html5-img
1 / 23

A Reaction Network Analysis of the WGSR Microkinetic Model

A Reaction Network Analysis of the WGSR Microkinetic Model. Caitlin Callaghan , Ilie Fishtik and Ravindra Datta Fuel Cell Center and Department of Chemical Engineering, Worcester Polytechnic Institute Worcester, MA 01609. 11/17/2003. Research Objectives .

Download Presentation

A Reaction Network Analysis of the WGSR Microkinetic Model

An Image/Link below is provided (as is) to download presentation Download Policy: Content on the Website is provided to you AS IS for your information and personal use and may not be sold / licensed / shared on other websites without getting consent from its author. Content is provided to you AS IS for your information and personal use only. Download presentation by click this link. While downloading, if for some reason you are not able to download a presentation, the publisher may have deleted the file from their server. During download, if you can't get a presentation, the file might be deleted by the publisher.

E N D

Presentation Transcript


  1. A Reaction Network Analysis of the WGSR Microkinetic Model Caitlin Callaghan, Ilie Fishtik and Ravindra Datta Fuel Cell Center and Department of Chemical Engineering, Worcester Polytechnic Institute Worcester, MA 01609 11/17/2003

  2. Research Objectives • Develop a predictive microkinetic model for LTS and HTS water gas shift catalysts • Identify the rate determining steps • Develop reduced kinetic model • Simulate the reaction for copper catalysts • Eventual goal is a priori design of catalysts for the water-gas-shift-reaction in fuel reformers for fuel cells

  3. Developing the Model Pre-exponential factors from transition state theory • 101 Pa-1s-1 – adsorption/desorption reactions • 1013 s-1 – surface reactions Identify (q) surface intermediates: H2OS, COS, CO2S, H2S, HS, OHS, OS, HCOOS UBI-QEP methodused to generate ERs and calculate the energetic characteristics (H, Ea) of each ER based on three types of reactions: • 1. AB(g) + S  ABS • 2. AB(g) +S  AS + BS • 3. AS + BCS  ABS + CS UBI-QEP Ref. Shustorovich, E.; Sellers, H. Surf. Sci. Reports1998, 31, 1.

  4. Surface Energetics for Cu(111) Catalyst: Adsorption and Desorption Steps Activation energies: kcal/mol Pre-exponential factors: Pa-1s-1 (ads/des) s-1 (surface) Ref. Callaghan, C. A.; Fishtik, I.; Datta, R.; Carpenter, M.; Chmielewski, M.; Lugo, A. Surf. Sci.2003, 541, 21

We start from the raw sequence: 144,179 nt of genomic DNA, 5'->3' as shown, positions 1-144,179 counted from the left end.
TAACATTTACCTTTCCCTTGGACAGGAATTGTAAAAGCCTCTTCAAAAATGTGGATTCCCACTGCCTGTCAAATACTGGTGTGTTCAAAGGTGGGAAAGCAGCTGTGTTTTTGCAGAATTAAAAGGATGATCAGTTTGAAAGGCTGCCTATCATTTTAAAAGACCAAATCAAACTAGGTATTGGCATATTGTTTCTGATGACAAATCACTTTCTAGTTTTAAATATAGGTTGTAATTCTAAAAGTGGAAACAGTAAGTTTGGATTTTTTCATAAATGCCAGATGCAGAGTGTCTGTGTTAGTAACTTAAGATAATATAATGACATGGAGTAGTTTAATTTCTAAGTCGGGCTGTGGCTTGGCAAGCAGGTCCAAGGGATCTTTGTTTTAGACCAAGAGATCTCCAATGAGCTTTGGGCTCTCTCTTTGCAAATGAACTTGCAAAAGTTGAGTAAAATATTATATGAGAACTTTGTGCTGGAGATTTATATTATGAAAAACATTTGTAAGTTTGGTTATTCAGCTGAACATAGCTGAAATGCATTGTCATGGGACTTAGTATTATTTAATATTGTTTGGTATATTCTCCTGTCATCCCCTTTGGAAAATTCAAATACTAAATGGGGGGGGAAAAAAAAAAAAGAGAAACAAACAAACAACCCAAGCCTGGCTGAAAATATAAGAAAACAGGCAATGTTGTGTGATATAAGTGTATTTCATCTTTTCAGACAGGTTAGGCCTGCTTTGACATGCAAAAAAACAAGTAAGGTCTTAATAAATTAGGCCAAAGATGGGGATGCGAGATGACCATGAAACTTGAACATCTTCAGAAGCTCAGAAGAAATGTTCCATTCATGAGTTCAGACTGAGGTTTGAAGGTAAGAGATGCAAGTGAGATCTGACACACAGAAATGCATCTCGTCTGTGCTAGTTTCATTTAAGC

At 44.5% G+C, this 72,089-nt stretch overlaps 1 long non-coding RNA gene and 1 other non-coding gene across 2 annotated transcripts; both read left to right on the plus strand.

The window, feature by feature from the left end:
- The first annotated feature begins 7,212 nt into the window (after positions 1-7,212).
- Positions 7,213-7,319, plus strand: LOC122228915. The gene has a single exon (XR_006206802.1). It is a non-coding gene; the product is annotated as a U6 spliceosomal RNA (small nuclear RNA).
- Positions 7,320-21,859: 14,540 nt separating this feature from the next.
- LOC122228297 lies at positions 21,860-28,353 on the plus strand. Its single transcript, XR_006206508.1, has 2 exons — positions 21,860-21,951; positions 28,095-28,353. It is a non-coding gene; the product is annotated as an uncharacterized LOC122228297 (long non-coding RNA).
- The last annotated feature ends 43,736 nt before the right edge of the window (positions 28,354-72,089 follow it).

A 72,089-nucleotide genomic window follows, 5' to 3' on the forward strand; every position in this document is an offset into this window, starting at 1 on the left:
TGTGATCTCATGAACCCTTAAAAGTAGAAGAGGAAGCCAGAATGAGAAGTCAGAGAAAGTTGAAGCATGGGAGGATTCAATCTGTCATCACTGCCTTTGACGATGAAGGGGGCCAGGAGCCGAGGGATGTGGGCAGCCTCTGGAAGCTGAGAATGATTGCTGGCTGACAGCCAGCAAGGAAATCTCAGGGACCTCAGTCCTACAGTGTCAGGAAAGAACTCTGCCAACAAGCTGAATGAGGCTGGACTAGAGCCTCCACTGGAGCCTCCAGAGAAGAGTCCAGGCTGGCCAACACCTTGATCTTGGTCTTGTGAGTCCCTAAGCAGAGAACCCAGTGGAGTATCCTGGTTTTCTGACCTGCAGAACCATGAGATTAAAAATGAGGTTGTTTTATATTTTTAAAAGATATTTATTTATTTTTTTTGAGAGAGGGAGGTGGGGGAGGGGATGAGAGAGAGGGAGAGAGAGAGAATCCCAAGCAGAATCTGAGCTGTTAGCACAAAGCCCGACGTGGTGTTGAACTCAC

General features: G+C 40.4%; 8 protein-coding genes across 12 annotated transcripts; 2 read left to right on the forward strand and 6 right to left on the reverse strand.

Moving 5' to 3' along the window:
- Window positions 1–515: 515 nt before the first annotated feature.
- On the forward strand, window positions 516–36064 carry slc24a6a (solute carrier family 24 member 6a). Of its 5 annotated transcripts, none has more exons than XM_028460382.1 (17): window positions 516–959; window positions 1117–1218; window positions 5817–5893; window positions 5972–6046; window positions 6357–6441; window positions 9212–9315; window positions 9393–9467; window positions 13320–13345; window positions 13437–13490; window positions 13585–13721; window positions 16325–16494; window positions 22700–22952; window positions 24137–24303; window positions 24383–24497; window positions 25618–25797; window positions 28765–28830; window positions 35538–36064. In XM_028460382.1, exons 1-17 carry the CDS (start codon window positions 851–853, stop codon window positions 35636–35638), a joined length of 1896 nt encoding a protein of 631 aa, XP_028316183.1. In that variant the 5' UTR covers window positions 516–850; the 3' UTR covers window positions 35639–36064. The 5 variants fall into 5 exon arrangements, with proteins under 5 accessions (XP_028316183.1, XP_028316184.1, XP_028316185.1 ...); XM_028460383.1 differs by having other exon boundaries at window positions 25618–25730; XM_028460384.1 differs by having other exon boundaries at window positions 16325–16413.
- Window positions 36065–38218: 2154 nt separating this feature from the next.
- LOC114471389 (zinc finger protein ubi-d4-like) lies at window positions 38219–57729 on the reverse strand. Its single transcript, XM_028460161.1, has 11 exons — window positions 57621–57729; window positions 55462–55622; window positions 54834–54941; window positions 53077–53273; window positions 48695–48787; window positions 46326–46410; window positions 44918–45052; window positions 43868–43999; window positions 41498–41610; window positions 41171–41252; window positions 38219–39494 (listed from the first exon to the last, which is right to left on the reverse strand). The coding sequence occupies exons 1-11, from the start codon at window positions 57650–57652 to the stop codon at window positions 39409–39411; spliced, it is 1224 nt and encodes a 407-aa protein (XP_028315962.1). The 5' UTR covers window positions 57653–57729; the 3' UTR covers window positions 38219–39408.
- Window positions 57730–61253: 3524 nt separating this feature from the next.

5. Reaction Rate & Affinity • Thermodynamic transition state theory (TTST) • Degree of reversibility and the direction of the reaction flux • For A> 0, the reaction proceeds in the forward (positive net flux) • For A < 0, the reaction proceeds in the reverse direction (negative net flux) • Conventional DeDonder Relation:

  6. Exchange Rate & Resistance • As the affinity approaches zero, the forward and reverse rates approach a common value, the exchange rate, r,0. • Reaction Resistance: • At equilibrium, the resistance is equal to the inverse of the exchange rate.

  7. Reaction Route Network Stop Start Mountain Trek Reaction Network

  8. Reaction Routes • A reaction route (RR) is defined as a linear combination of p elementary reaction steps s ( = 1,2,…,p) • If an elementary reaction step is involved in more than one RR, its rate is equal to the sum of its stoichiometric number for the RR times the flux of the each RR.

  9. Network Analysis (1) • Kirchhoff’s Current Law (KCL) • At the nodes, under QSS conditions, the algebraic sum of the rates (currents) of the elementary reactions are equal to zero • Kirchhoff’s Voltage Law (KVL) • The algebraic sum of the affinities along each empty route (ER) is equal to zero Mf r = 0 f A = 0

  10. Network Analysis (2) • Tellegen’s Theorem • The power dissipated by the OR euqals the power dissipated by the elementary reactions in a RR. • Ohm’s Law: the NEW DeDonder Relation • The algebraic sum of the affinities along each ER is equal to zero ATr = 0

  11. Water Gas Shift Reaction Full Reaction Routes (neglect s13 & s16)

  12. Water Gas Shift Reaction Empty Reaction Routes (neglect s13 & s16)

  13. 15-step Water Gas Shift ReactionReaction Route Network n6 R7 R15 R12 R9 R1 R2 R6 R17 R3 R5 n1 n2 n3 n5 n7 n8 n0 R8 n9 R4 R11 R14 R10 n4 Aoverall The complete electric circuit analog to the WGSR

  14. n6 n6 R7 R15 R7 R15 R12 R12 R9 R9 R1 R2 R6 R17 R3 R5 R1 R2 R6 R17 R3 R5 n1 n2 n3 n5 n7 n8 n0 R8 n1 n2 n3 n5 n7 n8 n9 n0 R8 n9 R4 R11 R4 R11 R14 R10 R10 n4 n4 Aoverall Aoverall Network Reduction (1)

  15. n6 R7 R15 R12 R9 R1 R2 R6 R17 R3 R5 n1 n2 n3 n5 n7 n8 n0 R8 n9 R4 R11 R10 n4 Aoverall Network Reduction (2)

  16. n6 R7 R15 R1 R2 R6 R17 R3 R5 n1 n2 n3 n5 n7 n8 n0 R8 n9 R4 R11 R10 n4 Aoverall Network Reduction (3)

  17. Water Gas Shift ReactionEnergy Diagram from the RR network

  18. R15 R7 n6 R6 R11 R8 n5 n2 n3 n7 R10 n4 Aoverall Quasi Equilibrium & RDS

  19. Linearly Independent RRs for WGSR on Cu(111)

  20. Rate Expressions • The net flux of a reaction is the sum of the fluxes of the RRs in which it is involved: • Reduced Network: RR2, RR3, and RR6 rOR = JII + JIII + JVI = r8 + r10 + r15

  21. Reduced Rate Expression rOR = r8 + r10 + r15 where Assume that OHS is the QSS species.

  22. Simulation of Microkinetic Model for Copper, 17-step Experimental Conditions Space time = 1.80 s FEED: COinlet = 0.10 H2Oinlet = 0.10 CO2 inlet = 0.00 H2 inlet = 0.00

  23. Conclusions • Predicted kinetics can provide for reliable microkinetic models. • Reaction network analysis is a useful tool for reduction, simplification and rationalization of the microkinetic model. • Analogy between a reaction network and electrical network exists. • The analogy between reaction routes and electrical circuits provides a useful interpretation of kinetics and mechanism • Application of the proposed formalism to the analysis of the WGS reaction mechanism validated the reduced model developed earlier based solely on a numerical RR analysis.

More Related